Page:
Many newer readers of The Simple Dollar haven’t been exposed to the hundreds of great articles in the archives of the site, so this is a weekly series that highlights the five best posts from one year ago this week, two years ago this week, and three years ago this week. I call it … the Time Machine.
One Year Ago (November 14 – November 20, 2009)
The 40/30/30 Rule The idea here is that you spend 40% of your income on basic bills, 30% on saving for the future, and 30% on enjoying life. This split actually works, but it’s very difficult for many people to actually execute.
Personal Finance 101: How Averages Lie There are three types of untruths: lies, big lies, and statistics. The trick is knowing which is which.
My Garage Sale and Thrifting Toolkit I keep a few things on hand whenever I go to thrift stores or yard sales or any situation where I’ll be perusing used stuff at a high discount. Be prepared and you will find value.
Two Years Ago (November 14 – November 20, 2008)
Some Thoughts on Personal Finance Coaching I think coaching can be a good thing, but I think people can often overpay drastically for such coaching.
Personal Finance 101: Deflation and You What happens to your pocketbook when deflation occurs? It’s not really a pretty thing, even if it sounds good on the surface.
Seven Tactics for Turning Short-Term Intensity Into Long-Term Intensity It’s easy to get excited about something in the short term, but how do you transform that into long-term intensity that will really take you places?
Three Years Ago (November 14 – November 20, 2007)
How to Maintain Friendships With Non-Frugal People If you’re very frugal and you have a friend who likes to spend wildly, it can be difficult to maintain a relationship with them. Here are some tactics for doing just that.
Seven Ways To Get Books For Free (Or Close To It) I love to read. Tactics for acquiring free books are always a good thing.
Finding Motivation and Meaning in the Drudgery of Personal Finance It can be very difficult at times to keep moving forward with one’s financial progress. How do you find meaning in all of it?
Four Years Ago (November 14 – November 20, 2006)
A Christmas List: Before and After Financial Armageddon This was one of the first times I realized that my internal desires had really shifted in the wake of our financial meltdown. That felt really good.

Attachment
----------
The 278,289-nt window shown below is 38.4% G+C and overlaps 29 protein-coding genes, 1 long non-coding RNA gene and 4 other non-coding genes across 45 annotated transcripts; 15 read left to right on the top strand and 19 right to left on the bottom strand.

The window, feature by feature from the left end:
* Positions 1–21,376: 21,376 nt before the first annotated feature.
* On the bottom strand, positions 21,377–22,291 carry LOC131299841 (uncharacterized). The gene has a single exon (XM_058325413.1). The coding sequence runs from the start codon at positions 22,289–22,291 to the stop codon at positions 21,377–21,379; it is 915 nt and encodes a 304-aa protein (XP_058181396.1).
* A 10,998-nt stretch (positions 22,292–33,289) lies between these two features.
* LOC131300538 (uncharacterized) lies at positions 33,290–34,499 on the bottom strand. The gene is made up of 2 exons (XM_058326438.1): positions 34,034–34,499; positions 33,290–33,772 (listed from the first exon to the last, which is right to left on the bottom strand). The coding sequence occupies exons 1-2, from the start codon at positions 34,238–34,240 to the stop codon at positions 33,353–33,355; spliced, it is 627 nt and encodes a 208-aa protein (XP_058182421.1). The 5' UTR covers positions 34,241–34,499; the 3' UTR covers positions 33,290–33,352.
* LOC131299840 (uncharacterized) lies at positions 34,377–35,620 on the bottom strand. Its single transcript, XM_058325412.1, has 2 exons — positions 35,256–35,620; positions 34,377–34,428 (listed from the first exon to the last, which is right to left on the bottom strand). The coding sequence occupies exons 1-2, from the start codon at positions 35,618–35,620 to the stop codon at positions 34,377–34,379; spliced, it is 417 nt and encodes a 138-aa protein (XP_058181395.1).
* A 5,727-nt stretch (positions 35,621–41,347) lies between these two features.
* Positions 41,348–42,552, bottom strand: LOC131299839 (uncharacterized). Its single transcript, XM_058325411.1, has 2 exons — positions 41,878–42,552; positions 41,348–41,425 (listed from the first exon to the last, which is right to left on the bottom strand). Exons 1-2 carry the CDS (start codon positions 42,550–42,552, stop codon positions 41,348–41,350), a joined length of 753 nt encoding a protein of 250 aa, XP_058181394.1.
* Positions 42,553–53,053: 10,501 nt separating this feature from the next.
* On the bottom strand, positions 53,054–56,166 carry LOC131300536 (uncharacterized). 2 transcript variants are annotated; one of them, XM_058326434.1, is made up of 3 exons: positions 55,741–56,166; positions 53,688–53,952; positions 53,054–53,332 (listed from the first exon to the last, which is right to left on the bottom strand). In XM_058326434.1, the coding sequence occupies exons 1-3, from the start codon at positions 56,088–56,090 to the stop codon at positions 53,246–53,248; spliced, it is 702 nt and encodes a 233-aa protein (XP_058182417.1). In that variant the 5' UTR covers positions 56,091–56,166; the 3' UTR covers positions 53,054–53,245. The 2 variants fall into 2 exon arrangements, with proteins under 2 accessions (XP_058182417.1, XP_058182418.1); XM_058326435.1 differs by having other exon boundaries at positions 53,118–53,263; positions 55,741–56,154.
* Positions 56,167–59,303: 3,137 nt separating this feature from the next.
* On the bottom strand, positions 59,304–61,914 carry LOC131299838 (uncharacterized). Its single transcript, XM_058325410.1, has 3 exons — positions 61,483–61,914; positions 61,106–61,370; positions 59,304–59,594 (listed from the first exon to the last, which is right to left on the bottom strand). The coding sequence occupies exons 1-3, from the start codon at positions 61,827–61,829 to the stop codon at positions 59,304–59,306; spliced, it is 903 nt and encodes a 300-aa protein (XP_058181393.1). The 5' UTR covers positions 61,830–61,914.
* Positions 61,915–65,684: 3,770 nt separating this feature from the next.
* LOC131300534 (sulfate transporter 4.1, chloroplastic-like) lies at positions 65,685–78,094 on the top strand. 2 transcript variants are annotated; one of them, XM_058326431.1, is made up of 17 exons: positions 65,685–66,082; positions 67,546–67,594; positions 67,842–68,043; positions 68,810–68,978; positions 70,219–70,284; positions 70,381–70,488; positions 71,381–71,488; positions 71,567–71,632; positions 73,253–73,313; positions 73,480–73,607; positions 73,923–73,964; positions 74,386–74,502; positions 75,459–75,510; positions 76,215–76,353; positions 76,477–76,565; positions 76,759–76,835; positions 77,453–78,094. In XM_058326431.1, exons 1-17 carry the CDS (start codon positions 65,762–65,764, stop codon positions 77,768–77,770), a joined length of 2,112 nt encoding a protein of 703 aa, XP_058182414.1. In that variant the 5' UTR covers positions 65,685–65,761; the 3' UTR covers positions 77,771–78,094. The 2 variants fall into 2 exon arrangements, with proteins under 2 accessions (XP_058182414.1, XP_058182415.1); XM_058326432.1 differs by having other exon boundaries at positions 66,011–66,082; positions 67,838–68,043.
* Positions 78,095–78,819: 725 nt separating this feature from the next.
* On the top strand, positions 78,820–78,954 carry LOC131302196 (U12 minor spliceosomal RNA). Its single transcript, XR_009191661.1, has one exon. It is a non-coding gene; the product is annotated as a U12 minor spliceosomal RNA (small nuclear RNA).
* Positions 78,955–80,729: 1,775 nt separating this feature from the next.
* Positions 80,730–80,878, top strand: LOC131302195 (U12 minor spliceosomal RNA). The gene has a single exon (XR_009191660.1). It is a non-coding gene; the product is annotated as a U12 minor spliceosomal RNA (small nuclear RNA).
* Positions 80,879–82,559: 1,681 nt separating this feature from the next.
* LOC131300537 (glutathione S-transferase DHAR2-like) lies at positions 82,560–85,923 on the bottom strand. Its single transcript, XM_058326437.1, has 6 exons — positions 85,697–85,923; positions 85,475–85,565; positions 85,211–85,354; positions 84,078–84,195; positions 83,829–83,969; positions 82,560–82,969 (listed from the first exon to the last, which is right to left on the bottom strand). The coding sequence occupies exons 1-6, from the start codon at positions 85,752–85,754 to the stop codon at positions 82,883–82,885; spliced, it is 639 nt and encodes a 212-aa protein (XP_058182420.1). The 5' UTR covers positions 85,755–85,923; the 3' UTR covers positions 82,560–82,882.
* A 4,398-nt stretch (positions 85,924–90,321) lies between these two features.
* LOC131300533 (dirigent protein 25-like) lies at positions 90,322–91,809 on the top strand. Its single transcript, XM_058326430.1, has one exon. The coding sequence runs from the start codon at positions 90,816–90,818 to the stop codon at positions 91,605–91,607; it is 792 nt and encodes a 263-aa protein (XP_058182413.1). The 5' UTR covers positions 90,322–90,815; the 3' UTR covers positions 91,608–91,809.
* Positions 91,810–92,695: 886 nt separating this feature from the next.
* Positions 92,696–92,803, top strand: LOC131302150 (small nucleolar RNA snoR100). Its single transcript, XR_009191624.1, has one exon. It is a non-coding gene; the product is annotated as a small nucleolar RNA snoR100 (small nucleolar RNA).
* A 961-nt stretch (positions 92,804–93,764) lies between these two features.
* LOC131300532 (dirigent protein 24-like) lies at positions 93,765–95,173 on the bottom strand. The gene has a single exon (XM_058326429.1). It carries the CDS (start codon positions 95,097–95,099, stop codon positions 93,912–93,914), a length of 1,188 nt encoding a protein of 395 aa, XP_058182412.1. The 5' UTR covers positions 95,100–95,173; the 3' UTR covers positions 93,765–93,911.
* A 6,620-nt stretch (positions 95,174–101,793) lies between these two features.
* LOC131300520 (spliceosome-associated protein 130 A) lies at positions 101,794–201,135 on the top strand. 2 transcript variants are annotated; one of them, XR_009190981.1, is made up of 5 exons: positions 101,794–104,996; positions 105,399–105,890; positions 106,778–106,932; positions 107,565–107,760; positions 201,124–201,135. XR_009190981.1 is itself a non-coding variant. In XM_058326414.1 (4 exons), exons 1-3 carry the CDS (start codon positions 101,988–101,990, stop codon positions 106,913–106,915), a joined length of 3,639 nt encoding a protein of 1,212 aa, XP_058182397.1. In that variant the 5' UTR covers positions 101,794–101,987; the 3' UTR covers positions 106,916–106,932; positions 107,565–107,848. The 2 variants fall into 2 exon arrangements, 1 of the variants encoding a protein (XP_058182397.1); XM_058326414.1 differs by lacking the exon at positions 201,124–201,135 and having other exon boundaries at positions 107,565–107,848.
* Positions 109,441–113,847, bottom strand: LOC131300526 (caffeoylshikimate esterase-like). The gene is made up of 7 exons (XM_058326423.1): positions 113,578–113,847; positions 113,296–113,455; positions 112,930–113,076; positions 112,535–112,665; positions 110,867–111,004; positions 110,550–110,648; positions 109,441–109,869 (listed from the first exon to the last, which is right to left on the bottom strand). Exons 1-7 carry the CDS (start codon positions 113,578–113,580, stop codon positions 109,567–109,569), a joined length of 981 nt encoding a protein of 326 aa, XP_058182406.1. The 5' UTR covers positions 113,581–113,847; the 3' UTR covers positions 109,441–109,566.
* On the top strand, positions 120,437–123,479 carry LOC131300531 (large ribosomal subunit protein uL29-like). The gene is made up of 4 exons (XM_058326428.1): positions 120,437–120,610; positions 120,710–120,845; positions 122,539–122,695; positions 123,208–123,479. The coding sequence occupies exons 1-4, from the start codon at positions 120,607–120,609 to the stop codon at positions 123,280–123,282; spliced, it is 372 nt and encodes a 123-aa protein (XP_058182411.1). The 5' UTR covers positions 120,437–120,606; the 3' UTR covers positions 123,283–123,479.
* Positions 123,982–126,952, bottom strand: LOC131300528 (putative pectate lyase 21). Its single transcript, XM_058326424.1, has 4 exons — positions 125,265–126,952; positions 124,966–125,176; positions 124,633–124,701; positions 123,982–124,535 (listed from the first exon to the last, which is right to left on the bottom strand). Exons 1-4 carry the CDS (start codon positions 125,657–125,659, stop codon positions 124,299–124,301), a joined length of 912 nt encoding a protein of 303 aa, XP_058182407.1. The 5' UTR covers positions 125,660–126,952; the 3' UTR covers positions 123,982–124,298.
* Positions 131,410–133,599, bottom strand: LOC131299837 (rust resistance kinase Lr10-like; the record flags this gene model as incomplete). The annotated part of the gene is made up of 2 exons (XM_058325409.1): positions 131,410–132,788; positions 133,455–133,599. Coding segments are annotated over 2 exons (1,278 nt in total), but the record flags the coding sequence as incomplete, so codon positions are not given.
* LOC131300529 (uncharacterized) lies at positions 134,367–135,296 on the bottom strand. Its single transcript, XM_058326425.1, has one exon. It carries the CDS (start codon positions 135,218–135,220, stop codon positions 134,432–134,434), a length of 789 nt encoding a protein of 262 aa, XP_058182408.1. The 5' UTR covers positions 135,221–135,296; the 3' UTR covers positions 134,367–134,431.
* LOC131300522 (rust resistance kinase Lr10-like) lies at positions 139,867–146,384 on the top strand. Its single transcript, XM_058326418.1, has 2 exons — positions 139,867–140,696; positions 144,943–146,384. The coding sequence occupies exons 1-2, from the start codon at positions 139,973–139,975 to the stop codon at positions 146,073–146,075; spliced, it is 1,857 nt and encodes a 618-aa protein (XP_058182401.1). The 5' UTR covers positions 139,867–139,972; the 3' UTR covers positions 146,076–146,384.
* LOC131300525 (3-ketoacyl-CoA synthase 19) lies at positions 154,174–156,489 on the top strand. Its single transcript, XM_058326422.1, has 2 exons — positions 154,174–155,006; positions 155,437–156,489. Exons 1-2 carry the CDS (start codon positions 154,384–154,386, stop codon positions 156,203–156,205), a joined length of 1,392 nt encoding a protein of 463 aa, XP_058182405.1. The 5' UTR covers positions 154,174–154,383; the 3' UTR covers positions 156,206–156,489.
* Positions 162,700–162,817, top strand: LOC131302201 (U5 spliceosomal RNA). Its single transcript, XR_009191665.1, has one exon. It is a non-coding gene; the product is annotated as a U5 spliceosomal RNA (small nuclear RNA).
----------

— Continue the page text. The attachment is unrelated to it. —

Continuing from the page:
The Value of Personal Appearance Our personal appearance is surprisingly important. There are many basic steps people can take to maintain a very good level of personal appearance.
Minimizing the Personal Cost of Business Travel When I used to travel frequently for work, there were often lots of incidental costs as I went along. After a while, I learned how to minimize those incidental costs.
If you’d like to browse through more of the archives, visit the chronology, where all posts are listed in chronological order.
Ten Ways to Get More out of The Simple DollarUpdated!
This is kind of a FAQ for new readers and is posted each week along with the Time Machine. Here are ten great ways for new readers to dig deeper into The Simple Dollar.
1. Subscribe by email or RSS. Visiting The Simple Dollar’s website is great, but for many people, it’s more convenient to receive the articles in another form. It’s easy to join 130,000 other subscribers and get The Simple Dollar’s content by email or in your RSS feeder (if you’re unfamiliar with RSS, check out Google Reader.
2. Comment. Each article on The Simple Dollar has lively discussion. Just click on the green square in the upper right of each article on the website and join in!
3. Become a fan of The Simple Dollar on Facebook. I put up questions and other materials about once every week or two on Facebook (so you won’t be flooded with Simple Dollar updates). Join in the conversation with other Simple Dollar fans and occasionally get some interesting freebies, too.
4. Follow me on Twitter. I post interesting articles, quotes, follow-up material, commentary, and other material on Twitter. Follow me! If you’re unfamiliar with Twitter, it’s essentially an open discussion forum for people to share ideas and thoughts with other like-minded folks – you just choose the people you want to listen to and their ideas and thoughts are all delivered to you on a single page.
5. Read my story of financial meltdown and recovery. The Simple Dollar isn’t based on what I’ve read in books or learned in school. I’ve made a lifetime of financial mistakes – The Simple Dollar is a record of what works for me during the process of getting my life on a better track.
6. Download my free 49 page e-book. Everything You Ever Really Needed to Know About Personal Finance On Just One Page is completely free. It summarizes all of the key lessons I’ve learned along the way about personal finance in one tidy package – in fact, all of the main principles can be found right on the cover.
7. Dig through “31 Days to Fix Your Finances.” 31 Days to Fix Your Finances is an article series that outlines how you can get a grip on your finances over the course of a month.
8. Send me your questions and suggestions. Send me an email and let me know what you’re thinking, what you’d like to see, and any questions you might have. I try to respond to as many emails as possible and I read them all. I may even use your question in a future article!
9. Become a “Friend of The Simple Dollar.” If you find the stuff on The Simple Dollar valuable and are willing to spend five minutes or so a month to help me out with small things, please consider signing up to be a “Friend of The Simple Dollar”.
10. Email a great article you find to a friend. Find an article that you think your friend would love? At the bottom of each article, you’ll find a link that says “Email this” – just click on that, type in your friend’s address, and send it right along to them!